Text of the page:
YOU ARE HERE: LAT HomeCollections

ON A WING AND A PRAYER : Many a sparrow--or hawk or owl--that falls from the sky is healed and returned to the wild by dedicated bird 'rehabbers.'

June 15, 1986|SHEILA BARNES

After 10 years of taking in injured and orphaned hawks, owls, songbirds and just about anything else that ends up on her doorstep on a wing and a prayer, Judy Everett wonders whether all her care and nursing make any difference. Lately, she says, it seems the birds are dropping from the skies faster than she and her partner, Lew Johnson, can pick them up.

"When such a large percentage of all the birds we get are victims of man-made circumstance, you know something is drastically wrong in the environment," said Everett, 41, of West Covina. "It's frightening."

She and Johnson, her neighbor, are two of an estimated 40 to 60 people in the Los Angeles area who are licensed by the state Department of Fish and Game to temporarily keep songbirds and birds of prey to treat them for injury and disease.

For years, both had cared for birds in their respective homes and backyard aviaries --Johnson as a falconer and Everett as a rehabilitator--but they began working together only three years ago, when Johnson asked Everett to take a look at an orphaned crow his wife, Caryn, had brought home.

Their mutual love of birds made them instant friends, and Johnson, 32, gave up falconry to become a "rehabber."

But even with the added pair of helping hands, Everett, who has rehabilitated more than 800 birds and successfully released 80% of the them back into the wild, says the workload is anything but light.

"We want to get them back in the sky, where they belong," she said.

She and Johnson are currently caring for 22 birds of prey and seven songbirds, and recently had to refuse an injured owl for lack of space.

Both rehabilitators belong to the nonprofit organization AWARE (Alliance for Wildlife Rehabilitation and Education), which has more than 90 members in the Los Angeles area. But Everett says there is a shortage of dedicated rehabbers, leaving many needy birds with no place to go.

Some are picked up by good Samaritans with only the best intentions. But that can spell doom for the bird, Johnson said, unless it is given skilled care.

"Once, we got a call from a very wealthy couple who had found three orphaned woodpeckers," Johnson said. "They thought the birds looked sick, so they fed them expensive vodka through an eyedropper. They said they thought it would beef them up."

But, said Everett, "it beefed one of them right into the next world. The other two lived, but they were pretty drunk."

Johnson believes ignorance is the birds' greatest foe.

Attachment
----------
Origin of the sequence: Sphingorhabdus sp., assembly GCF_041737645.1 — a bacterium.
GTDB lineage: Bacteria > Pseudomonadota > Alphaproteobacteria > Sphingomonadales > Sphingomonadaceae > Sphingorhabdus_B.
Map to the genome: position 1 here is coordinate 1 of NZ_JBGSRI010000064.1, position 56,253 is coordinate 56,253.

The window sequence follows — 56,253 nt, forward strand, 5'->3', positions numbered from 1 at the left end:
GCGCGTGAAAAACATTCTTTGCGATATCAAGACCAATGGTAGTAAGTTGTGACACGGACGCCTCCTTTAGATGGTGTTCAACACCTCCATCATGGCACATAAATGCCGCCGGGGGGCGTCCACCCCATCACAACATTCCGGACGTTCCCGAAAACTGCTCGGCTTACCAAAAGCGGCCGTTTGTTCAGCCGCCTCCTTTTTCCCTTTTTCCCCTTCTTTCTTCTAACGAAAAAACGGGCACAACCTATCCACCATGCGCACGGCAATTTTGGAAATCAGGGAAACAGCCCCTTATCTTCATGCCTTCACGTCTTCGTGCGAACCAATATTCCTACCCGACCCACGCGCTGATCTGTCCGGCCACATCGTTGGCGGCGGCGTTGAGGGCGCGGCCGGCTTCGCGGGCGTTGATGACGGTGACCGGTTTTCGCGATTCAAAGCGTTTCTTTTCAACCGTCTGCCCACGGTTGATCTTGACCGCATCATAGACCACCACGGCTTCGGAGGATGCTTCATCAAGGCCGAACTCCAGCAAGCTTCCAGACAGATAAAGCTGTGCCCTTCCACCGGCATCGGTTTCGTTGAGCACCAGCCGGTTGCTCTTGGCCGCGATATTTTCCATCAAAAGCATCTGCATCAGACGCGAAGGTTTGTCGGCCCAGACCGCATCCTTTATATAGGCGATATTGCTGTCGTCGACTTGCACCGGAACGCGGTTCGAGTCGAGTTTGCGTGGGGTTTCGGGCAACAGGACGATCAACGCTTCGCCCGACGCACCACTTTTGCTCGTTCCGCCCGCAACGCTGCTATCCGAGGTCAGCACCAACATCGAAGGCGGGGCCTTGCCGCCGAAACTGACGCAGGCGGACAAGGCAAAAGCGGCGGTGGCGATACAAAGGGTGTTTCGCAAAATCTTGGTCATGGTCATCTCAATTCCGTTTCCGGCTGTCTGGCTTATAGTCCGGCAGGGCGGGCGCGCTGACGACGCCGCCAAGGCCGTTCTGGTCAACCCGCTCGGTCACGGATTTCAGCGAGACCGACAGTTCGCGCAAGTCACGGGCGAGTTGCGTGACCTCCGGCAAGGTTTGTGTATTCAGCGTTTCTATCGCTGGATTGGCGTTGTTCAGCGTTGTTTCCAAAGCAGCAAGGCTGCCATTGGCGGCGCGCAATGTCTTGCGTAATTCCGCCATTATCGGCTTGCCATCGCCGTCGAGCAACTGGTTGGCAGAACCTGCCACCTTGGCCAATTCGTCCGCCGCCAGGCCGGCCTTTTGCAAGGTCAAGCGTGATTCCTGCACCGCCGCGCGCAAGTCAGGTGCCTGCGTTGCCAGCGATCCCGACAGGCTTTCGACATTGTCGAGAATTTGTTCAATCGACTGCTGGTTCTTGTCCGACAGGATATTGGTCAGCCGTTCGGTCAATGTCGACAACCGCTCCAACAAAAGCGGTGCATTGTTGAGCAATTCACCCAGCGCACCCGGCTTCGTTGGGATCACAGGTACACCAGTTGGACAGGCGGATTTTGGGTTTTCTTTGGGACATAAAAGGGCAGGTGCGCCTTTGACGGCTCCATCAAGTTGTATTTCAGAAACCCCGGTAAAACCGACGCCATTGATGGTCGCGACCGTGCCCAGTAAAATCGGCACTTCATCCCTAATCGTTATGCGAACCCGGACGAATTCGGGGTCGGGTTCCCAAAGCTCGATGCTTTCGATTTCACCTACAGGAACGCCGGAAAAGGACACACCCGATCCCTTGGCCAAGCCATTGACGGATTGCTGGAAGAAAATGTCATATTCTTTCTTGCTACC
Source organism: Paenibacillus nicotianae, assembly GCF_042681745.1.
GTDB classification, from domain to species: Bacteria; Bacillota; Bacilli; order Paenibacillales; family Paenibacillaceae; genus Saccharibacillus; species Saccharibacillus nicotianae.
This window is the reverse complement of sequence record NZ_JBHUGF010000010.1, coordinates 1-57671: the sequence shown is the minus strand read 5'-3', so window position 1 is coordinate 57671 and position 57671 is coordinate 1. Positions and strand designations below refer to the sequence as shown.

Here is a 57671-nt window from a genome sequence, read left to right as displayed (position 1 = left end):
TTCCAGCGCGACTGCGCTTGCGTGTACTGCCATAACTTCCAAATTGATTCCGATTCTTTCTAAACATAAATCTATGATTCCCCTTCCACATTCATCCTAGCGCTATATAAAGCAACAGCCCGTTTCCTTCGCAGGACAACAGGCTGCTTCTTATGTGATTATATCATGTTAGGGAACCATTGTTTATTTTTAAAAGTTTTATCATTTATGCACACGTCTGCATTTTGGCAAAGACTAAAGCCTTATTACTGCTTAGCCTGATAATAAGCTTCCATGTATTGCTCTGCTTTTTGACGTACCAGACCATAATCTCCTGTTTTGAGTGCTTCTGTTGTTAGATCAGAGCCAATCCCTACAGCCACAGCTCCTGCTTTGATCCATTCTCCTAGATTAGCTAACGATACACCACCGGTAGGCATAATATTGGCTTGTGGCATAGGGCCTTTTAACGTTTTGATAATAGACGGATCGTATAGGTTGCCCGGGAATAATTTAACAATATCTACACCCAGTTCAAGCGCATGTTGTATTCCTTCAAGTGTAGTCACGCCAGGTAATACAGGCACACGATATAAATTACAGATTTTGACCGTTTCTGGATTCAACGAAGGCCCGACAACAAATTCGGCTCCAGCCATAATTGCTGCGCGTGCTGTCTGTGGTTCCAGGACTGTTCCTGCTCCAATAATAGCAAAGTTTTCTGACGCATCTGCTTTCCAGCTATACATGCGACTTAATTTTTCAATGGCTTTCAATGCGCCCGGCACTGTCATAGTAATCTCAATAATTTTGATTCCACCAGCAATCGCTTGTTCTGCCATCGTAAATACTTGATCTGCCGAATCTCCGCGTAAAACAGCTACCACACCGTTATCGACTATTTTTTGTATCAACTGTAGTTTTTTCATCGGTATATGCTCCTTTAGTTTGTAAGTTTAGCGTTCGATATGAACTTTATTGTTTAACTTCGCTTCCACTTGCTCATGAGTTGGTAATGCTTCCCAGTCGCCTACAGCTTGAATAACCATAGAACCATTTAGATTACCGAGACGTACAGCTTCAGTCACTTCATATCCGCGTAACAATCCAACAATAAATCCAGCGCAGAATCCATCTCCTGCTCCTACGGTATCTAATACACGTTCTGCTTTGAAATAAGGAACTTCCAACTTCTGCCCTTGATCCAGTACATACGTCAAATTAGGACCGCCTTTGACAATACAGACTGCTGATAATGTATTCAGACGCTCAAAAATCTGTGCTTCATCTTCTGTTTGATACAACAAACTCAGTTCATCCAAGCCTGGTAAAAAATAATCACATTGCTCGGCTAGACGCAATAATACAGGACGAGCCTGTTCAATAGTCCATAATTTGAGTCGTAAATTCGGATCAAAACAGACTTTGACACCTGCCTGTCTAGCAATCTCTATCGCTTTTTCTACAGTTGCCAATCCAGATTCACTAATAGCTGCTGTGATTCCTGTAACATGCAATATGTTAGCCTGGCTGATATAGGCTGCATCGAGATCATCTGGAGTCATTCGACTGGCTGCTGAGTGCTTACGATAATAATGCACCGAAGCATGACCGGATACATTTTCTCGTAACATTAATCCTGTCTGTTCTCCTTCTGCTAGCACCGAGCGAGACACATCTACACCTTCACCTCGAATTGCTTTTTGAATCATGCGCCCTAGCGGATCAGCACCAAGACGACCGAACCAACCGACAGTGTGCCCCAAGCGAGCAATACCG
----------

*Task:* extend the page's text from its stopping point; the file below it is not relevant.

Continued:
"It's not that people don't care," he said. "They just don't know. We have to have good knowledge of math and chemistry, and we weigh the birds to see how many calories they need. It's very technical."

The birds come to the rehabilitators through animal shelters, private individuals, game wardens and others. Upon arrival, the patient undergoes a complete physical, usually conducted by Everett, whose small fingers can detect tiny, broken bones.

Blood and fecal analysis follows, and "sometimes we have to set a wing or administer medication," said Everett, whose husband, Bob, a chemist, calculates medical dosages.

Johnson estimates that it costs $40 to $45 a month to feed a bird of prey. Those birds--falcons, hawks and owls--eat mostly rodents, which the rehabbers buy from pet stores, laboratory animal dealers and feed stores.

Everett figures that it costs about $35 to support a songbird, which eats less costly seeds and insects.

For a time, Everett raised her own rats to save the $1 to $2.50 it costs to buy each of the rodents, but the smell forced her to give that up, at least for the summer. She plans to start again when the weather cools.

"My mother asked me what I wanted for Christmas, and I told her breeding rats," she said.

Meanwhile, Everett and Johnson try to meet expenses by contracting with schools to give conservation lectures, during which they display permanently disabled birds and emphasize the importance of the food chain and the effect that disruptions of the chain have on the environment.

Still, costs of caring for the birds often comes from the rehabilitators' own pockets.

Everett believes the public is oblivious to the rate at which extinction of wild species is occurring. In the last few years, she said, she has noticed a marked decline in the populations of once-plentiful birds such as red-tailed hawks and great horned owls.

"It gets worse every year," she said. "Progress is squeezing out wildlife at such a rapid rate. We get birds that have flown into windows or high wires or have been hit by cars, or knocked out of their nests by tree trimmers--but what really gets me is that many of them have been shot."

For eight months, the two have been caring for a red-tailed hawk they call "Conan," after a movie character with uncivilized qualities. But Johnson said the person who abused the bird is the real barbarian.

Los Angeles Times Articles